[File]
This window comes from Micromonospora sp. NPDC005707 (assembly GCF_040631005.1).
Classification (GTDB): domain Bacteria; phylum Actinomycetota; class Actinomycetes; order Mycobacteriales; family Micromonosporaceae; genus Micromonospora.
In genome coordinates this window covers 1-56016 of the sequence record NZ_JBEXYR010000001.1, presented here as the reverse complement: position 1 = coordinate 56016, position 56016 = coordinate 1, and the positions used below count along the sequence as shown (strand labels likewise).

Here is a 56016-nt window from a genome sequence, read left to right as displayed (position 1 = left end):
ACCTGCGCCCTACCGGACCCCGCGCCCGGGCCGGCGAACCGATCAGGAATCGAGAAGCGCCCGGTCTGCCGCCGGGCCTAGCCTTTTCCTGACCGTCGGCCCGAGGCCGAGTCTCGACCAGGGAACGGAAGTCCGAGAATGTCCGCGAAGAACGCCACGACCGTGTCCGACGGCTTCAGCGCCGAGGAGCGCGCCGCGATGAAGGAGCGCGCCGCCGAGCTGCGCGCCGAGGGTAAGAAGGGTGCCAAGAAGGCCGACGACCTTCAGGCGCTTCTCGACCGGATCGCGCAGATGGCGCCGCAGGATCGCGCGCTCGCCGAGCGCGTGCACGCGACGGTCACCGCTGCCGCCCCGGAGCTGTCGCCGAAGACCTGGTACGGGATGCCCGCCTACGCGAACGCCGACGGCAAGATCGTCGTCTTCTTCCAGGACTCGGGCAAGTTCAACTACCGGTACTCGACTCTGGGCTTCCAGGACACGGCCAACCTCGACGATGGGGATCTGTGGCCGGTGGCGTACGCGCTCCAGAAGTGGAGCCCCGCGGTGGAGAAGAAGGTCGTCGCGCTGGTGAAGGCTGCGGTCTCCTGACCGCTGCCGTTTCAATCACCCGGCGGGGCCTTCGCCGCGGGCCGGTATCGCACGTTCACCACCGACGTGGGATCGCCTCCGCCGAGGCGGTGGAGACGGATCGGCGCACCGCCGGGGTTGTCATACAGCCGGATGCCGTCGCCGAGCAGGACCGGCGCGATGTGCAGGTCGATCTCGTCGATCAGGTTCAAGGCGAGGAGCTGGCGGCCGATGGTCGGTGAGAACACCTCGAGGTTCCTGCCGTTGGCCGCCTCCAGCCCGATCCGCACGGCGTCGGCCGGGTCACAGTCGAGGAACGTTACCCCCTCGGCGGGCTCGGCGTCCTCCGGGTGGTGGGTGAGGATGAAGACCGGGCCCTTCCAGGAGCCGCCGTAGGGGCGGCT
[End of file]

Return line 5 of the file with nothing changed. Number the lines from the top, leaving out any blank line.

ACCTGCGCCCTACCGGACCCCGCGCCCGGGCCGGCGAACCGATCAGGAATCGAGAAGCGCCCGGTCTGCCGCCGGGCCTAGCCTTTTCCTGACCGTCGGCCCGAGGCCGAGTCTCGACCAGGGAACGGAAGTCCGAGAATGTCCGCGAAGAACGCCACGACCGTGTCCGACGGCTTCAGCGCCGAGGAGCGCGCCGCGATGAAGGAGCGCGCCGCCGAGCTGCGCGCCGAGGGTAAGAAGGGTGCCAAGAAGGCCGACGACCTTCAGGCGCTTCTCGACCGGATCGCGCAGATGGCGCCGCAGGATCGCGCGCTCGCCGAGCGCGTGCACGCGACGGTCACCGCTGCCGCCCCGGAGCTGTCGCCGAAGACCTGGTACGGGATGCCCGCCTACGCGAACGCCGACGGCAAGATCGTCGTCTTCTTCCAGGACTCGGGCAAGTTCAACTACCGGTACTCGACTCTGGGCTTCCAGGACACGGCCAACCTCGACGATGGGGATCTGTGGCCGGTGGCGTACGCGCTCCAGAAGTGGAGCCCCGCGGTGGAGAAGAAGGTCGTCGCGCTGGTGAAGGCTGCGGTCTCCTGACCGCTGCCGTTTCAATCACCCGGCGGGGCCTTCGCCGCGGGCCGGTATCGCACGTTCACCACCGACGTGGGATCGCCTCCGCCGAGGCGGTGGAGACGGATCGGCGCACCGCCGGGGTTGTCATACAGCCGGATGCCGTCGCCGAGCAGGACCGGCGCGATGTGCAGGTCGATCTCGTCGATCAGGTTCAAGGCGAGGAGCTGGCGGCCGATGGTCGGTGAGAACACCTCGAGGTTCCTGCCGTTGGCCGCCTCCAGCCCGATCCGCACGGCGTCGGCCGGGTCACAGTCGAGGAACGTTACCCCCTCGGCGGGCTCGGCGTCCTCCGGGTGGTGGGTGAGGATGAAGACCGGGCCCTTCCAGGAGCCGCCGTAGGGGCGGCT